What Happens to the Value of Gold During a Recession?
During a recession or when the market is experiencing a crash what happens to the value of Gold? During the last known recession, the asset which happened to perform the best on the markets was in fact the yellow metal. Looking at how Gold performed during the last financial crisis, could it be that the price of Gold rises as a result of turbulent market conditions? Our guide will explain how Gold has performed in the past and what makes this asset attractive to traders.
According to Forbes, the price of Gold rose from 65 in 2006 to 180 in 2011. So what is the main reason for a surge in prices?
Investor Fear Causes the Value of Gold to Surge
Traders will find Gold attractive during times when other financial assets could potentially cause more losses than profit. That’s not to say that Gold couldn’t also cause a loss, but the yellow metal could be viewed as a safety blanket at times when the market is seen to crash.
Gold prices normally reveal what the U.S. economic state is, as it is pegged against the U.S. Dollar. When prices are high, it tends to indicate that the country’s economy isn’t healthy. Therefore, traders will buy the precious metal as a form of protection against a potential economic crisis or also inflation.
The Value of Gold Throughout History
The Great Depression
In 1929, the world faced an economic downturn which we now know as the Great Depression. This slump lasted for ten years and was the most severe economic depression as it impacted global markets. The stock market crash is what caused the depression and shattered the American economy, which in turn caused poor consumer confidence and caused unemployment levels to sharply rise. During this period, the price of gold skyrocketed from $20.67 to $35 an ounce. The reason for this sharp rise in prices was down to people trying to buy Gold as a form of protection against the collapse of the stock market. This eventually led to the Gold Reserve Act which sparked the economy up once again in the U.S. as it required people to exchange physical amounts of Gold to paper money.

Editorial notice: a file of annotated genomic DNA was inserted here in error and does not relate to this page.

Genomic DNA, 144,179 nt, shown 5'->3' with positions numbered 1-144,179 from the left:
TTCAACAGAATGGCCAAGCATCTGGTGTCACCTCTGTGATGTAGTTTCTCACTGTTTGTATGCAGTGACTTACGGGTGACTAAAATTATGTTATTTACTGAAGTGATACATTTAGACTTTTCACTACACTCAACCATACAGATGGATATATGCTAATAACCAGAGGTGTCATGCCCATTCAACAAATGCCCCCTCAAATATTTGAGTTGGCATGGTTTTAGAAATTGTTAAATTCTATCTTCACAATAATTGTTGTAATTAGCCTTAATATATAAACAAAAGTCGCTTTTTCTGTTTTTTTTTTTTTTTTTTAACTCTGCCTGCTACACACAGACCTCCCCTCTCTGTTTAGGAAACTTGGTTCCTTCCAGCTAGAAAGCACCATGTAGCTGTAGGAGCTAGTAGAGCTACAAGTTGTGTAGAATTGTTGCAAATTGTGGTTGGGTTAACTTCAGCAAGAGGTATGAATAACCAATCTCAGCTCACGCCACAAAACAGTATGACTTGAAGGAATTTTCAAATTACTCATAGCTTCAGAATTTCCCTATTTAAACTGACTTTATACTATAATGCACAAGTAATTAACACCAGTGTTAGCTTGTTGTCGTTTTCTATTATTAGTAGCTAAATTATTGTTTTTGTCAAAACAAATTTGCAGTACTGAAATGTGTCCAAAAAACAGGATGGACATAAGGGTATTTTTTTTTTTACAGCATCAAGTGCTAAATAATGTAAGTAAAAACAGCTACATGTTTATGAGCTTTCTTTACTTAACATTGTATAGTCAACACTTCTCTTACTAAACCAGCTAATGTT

Detaching the U.S. Dollar from the Gold Standard
In 1971, Gold prices shot up from $42 to $120 an ounce when President Nixon detached the U.S. dollar from the gold standard. This meant that the central banks around the world could no longer exchange their currencies for U.S. Gold. The purpose behind this was to decrease the value of the U.S. Dollar against the yellow metal.
2008 Financial Crisis
The world was facing yet another recession, and at the wake of it, the price of gold was trading at its all-time high. The precious metal was trading at $1,032 at the start of 2009.
How Can I Start Trading Gold with Eightcap?
You can start trading Gold CFDs today. CFDs are a leveraged product, and you will need to deposit a small amount of the overall value of the trade. This is known as a margin requirement. This way, you don’t have to own the underlying asset, but you can speculate on rising and falling prices. Even though profits can be magnified, it is important to note that losses can also exceed deposits.
Trading on margin is high risk.